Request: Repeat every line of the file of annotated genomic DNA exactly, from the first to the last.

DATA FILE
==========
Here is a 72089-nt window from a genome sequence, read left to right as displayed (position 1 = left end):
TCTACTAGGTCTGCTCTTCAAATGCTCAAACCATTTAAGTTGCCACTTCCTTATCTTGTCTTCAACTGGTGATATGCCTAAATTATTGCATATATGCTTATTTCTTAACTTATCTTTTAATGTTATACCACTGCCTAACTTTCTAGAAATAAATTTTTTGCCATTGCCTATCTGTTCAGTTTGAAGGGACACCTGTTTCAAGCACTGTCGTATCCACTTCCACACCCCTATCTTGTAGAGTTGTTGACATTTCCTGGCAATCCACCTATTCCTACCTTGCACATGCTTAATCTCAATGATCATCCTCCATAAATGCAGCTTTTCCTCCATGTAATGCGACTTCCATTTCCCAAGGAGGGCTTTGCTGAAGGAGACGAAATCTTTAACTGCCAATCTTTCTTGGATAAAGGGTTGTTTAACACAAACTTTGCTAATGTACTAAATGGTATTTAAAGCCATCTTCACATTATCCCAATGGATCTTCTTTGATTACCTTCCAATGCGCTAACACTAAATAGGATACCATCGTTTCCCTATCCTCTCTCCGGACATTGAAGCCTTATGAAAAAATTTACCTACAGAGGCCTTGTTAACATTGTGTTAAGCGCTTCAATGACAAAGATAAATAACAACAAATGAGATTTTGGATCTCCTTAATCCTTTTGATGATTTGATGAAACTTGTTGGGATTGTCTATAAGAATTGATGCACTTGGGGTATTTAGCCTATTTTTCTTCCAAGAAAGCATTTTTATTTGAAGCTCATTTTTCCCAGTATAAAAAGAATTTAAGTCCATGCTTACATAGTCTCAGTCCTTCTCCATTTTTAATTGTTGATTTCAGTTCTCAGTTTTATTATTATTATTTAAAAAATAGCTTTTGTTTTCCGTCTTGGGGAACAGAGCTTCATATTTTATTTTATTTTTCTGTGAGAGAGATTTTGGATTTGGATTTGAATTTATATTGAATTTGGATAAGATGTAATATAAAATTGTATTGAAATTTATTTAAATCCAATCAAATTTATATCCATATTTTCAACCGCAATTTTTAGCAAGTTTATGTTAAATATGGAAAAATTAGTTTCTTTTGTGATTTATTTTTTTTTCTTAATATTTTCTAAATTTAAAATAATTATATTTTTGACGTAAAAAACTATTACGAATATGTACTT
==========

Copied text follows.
Here is a 72089-nt window from a genome sequence, read left to right as displayed (position 1 = left end):
TCTACTAGGTCTGCTCTTCAAATGCTCAAACCATTTAAGTTGCCACTTCCTTATCTTGTCTTCAACTGGTGATATGCCTAAATTATTGCATATATGCTTATTTCTTAACTTATCTTTTAATGTTATACCACTGCCTAACTTTCTAGAAATAAATTTTTTGCCATTGCCTATCTGTTCAGTTTGAAGGGACACCTGTTTCAAGCACTGTCGTATCCACTTCCACACCCCTATCTTGTAGAGTTGTTGACATTTCCTGGCAATCCACCTATTCCTACCTTGCACATGCTTAATCTCAATGATCATCCTCCATAAATGCAGCTTTTCCTCCATGTAATGCGACTTCCATTTCCCAAGGAGGGCTTTGCTGAAGGAGACGAAATCTTTAACTGCCAATCTTTCTTGGATAAAGGGTTGTTTAACACAAACTTTGCTAATGTACTAAATGGTATTTAAAGCCATCTTCACATTATCCCAATGGATCTTCTTTGATTACCTTCCAATGCGCTAACACTAAATAGGATACCATCGTTTCCCTATCCTCTCTCCGGACATTGAAGCCTTATGAAAAAATTTACCTACAGAGGCCTTGTTAACATTGTGTTAAGCGCTTCAATGACAAAGATAAATAACAACAAATGAGATTTTGGATCTCCTTAATCCTTTTGATGATTTGATGAAACTTGTTGGGATTGTCTATAAGAATTGATGCACTTGGGGTATTTAGCCTATTTTTCTTCCAAGAAAGCATTTTTATTTGAAGCTCATTTTTCCCAGTATAAAAAGAATTTAAGTCCATGCTTACATAGTCTCAGTCCTTCTCCATTTTTAATTGTTGATTTCAGTTCTCAGTTTTATTATTATTATTTAAAAAATAGCTTTTGTTTTCCGTCTTGGGGAACAGAGCTTCATATTTTATTTTATTTTTCTGTGAGAGAGATTTTGGATTTGGATTTGAATTTATATTGAATTTGGATAAGATGTAATATAAAATTGTATTGAAATTTATTTAAATCCAATCAAATTTATATCCATATTTTCAACCGCAATTTTTAGCAAGTTTATGTTAAATATGGAAAAATTAGTTTCTTTTGTGATTTATTTTTTTTTCTTAATATTTTCTAAATTTAAAATAATTATATTTTTGACGTAAAAAACTATTACGAATATGTACTT